Plane & Pilot
Tuesday, May 26, 2009

Harry


Some characters we simply remember; others leave an indelible mark


grassrootsAt the risk of making this page an obituary for passing friends, let me say this: There’s absolutely no way we can let the passing of Harry Shepard go without saying something, if not profound, at least irreverent. Because that was Harry—a little profound, a lot irreverent and massively talented.

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READY, PULL! Harry in his element, leading the Redhawks on the backside of a line-abreast loop.

At the risk of making this page an obituary for passing friends, let me say this: There’s absolutely no way we can let the passing of Harry Shepard go without saying something, if not profound, at least irreverent. Because that was Harry—a little profound, a lot irreverent and massively talented.

Harry was something of a wildly cultured, wildly talented junkyard dog. And a fighter pilot through and through. He also was my first introduction to an aviation giant. We were in our very late 20s or early 30s when we met. He was just out of the Navy and flying 74s for Pan Am. But the job was nothing more than something that kept him away from what he truly loved and excelled at—edge-of-the-envelope aviating, especially formation aerobatics.

He had been an F-8 Crusader pilot and, as is the case with most Crusader pilots (“when you’re out of F-8s, you’re out of fighters”), he sorely missed it. He was so anti-authority, however, that I can only imagine how he struggled within the constraints that squadron service represented. But he put up with it so he could look down that catapult rail and know that he was one of only a few who could claim the title “Crusader pilot.” He lived to get the gear in the wells; everything else was a major annoyance. And that’s pretty much how I saw him: He was grossly out of place on the ground because he didn’t belong there. Nonaviators around him knew it; he tolerated them, but barely.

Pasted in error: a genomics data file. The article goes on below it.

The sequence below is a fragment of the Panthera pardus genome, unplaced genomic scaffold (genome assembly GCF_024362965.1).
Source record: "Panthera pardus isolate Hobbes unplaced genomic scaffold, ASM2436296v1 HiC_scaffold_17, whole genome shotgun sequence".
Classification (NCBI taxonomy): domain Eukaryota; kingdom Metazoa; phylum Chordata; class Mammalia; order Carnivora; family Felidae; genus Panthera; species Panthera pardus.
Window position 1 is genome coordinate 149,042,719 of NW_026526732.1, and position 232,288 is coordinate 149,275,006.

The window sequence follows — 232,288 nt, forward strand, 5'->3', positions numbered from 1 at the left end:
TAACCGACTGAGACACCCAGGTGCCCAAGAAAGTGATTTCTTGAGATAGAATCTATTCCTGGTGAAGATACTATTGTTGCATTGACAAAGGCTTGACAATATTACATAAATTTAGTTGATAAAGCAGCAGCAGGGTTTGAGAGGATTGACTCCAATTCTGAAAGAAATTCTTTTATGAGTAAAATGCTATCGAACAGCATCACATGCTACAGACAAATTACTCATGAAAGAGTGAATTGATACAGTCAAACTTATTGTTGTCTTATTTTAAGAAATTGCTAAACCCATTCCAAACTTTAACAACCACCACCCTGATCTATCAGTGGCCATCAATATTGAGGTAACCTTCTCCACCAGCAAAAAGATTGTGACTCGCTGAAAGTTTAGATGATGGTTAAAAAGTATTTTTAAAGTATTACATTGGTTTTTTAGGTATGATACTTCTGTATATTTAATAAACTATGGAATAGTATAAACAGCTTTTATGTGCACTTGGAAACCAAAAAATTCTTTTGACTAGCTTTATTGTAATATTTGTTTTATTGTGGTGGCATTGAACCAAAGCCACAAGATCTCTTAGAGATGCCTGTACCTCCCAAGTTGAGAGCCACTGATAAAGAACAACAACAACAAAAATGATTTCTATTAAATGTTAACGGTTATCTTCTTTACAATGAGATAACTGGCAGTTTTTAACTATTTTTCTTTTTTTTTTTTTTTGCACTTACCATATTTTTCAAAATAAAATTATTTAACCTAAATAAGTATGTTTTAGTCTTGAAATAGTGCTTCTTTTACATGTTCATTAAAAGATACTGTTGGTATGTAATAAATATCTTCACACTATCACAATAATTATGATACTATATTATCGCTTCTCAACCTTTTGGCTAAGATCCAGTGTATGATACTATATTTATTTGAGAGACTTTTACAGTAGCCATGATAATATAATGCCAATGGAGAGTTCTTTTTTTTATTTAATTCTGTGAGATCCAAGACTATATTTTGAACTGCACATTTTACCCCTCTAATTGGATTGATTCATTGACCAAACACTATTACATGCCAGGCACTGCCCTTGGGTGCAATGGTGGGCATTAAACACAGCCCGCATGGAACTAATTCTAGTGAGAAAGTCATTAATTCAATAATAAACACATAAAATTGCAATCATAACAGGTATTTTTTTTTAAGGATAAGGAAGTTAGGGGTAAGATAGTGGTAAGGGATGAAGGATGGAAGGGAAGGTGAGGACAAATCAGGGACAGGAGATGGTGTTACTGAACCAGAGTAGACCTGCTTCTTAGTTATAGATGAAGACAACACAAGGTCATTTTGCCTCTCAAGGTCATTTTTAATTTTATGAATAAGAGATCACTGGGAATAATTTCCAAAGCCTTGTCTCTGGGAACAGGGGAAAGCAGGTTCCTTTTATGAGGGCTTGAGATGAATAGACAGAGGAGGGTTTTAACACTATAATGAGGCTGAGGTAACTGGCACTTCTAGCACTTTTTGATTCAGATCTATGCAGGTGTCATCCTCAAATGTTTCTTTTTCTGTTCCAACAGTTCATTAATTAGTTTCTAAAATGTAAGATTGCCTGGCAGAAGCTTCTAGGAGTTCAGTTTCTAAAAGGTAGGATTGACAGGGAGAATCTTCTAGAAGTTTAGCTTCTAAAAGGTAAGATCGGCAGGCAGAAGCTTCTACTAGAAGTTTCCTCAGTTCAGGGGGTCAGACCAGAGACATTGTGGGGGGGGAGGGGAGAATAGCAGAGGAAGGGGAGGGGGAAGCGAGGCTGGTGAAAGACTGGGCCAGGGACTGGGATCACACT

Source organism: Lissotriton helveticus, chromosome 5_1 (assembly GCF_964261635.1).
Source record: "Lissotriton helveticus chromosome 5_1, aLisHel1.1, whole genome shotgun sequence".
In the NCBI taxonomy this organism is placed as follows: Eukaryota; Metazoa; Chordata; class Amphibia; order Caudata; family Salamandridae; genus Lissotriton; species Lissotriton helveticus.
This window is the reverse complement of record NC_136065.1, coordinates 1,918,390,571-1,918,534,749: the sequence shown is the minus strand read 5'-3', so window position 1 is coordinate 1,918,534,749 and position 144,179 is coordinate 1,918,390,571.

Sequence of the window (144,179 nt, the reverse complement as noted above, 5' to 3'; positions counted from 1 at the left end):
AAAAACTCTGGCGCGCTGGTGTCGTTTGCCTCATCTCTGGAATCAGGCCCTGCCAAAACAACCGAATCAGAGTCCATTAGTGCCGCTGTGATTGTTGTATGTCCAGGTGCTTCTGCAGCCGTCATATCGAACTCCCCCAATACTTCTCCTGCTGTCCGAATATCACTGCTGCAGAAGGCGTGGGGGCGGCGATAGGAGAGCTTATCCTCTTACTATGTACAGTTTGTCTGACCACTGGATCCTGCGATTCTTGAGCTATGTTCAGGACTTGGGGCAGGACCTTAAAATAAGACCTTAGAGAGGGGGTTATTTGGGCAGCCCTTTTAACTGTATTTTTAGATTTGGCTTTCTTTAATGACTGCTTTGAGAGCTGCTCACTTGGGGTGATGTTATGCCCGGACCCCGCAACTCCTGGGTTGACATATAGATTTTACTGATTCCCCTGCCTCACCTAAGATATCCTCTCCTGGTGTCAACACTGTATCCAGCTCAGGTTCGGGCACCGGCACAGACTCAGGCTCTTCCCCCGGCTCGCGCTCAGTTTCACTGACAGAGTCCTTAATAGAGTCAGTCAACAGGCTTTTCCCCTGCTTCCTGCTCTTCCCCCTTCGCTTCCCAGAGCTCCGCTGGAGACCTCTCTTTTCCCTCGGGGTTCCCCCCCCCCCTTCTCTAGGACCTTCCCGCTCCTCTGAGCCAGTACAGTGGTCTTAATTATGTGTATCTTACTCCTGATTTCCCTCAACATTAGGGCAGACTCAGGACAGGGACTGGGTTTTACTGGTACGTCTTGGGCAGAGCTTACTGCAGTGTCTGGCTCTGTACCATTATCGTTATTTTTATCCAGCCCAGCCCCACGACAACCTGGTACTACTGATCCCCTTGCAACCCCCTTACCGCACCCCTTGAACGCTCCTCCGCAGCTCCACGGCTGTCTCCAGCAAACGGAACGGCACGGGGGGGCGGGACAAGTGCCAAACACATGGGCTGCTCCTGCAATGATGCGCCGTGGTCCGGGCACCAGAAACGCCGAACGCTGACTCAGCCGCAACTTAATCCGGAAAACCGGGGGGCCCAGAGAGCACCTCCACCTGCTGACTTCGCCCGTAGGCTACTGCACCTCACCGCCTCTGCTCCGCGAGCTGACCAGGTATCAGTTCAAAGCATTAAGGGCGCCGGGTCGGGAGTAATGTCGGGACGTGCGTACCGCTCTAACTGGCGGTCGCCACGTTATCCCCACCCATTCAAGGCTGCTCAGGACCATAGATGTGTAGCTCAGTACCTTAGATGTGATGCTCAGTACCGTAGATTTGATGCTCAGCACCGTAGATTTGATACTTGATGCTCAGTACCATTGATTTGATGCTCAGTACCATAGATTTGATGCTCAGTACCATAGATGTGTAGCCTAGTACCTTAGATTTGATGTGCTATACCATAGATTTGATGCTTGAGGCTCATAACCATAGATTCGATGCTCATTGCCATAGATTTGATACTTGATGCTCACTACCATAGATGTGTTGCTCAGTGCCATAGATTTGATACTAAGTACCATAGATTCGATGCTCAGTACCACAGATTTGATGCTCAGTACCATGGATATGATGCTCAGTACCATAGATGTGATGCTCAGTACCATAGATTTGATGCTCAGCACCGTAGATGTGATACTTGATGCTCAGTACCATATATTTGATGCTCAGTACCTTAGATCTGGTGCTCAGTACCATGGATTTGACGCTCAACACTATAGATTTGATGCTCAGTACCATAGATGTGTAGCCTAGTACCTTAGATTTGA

Harry was perfection personified—in the way he lived, in the way he flew and in the way he saw the world. Which was both a good thing and a bad thing. I always was afraid I’d leave a fingerprint on his Marchetti SF.260 while helping him push it out. When he came over for BBQs, he brought his own wine and his own hamburger. He owned only the best and did his best not to associate with anything less. Still, somehow, he didn’t come off as an elitist. He had his own way of seeing things, but didn’t expect anyone else to agree. He lived the way he wanted to live, and just wanted to be left alone.

To some it was annoying, but to those who knew him and flew with him, his annoyances were a form of entertainment: When you’re that good at something, people overlook your foibles. It was entertaining to see him careen down the dirt road at the end of the runway in his hopped-up Z-car, jump out, slam the door, his eyes on fire, his head down as he stomped to the hangar where he pulled his airplane out and went ripping down the runway. He was obviously pissed. He had just returned from an airline trip and needed an av-fix to clear out the mental dirt that associating with the world had left behind. The Harry who got out of the airplane a half-hour later was a different Harry—warm, congenial, relaxed.





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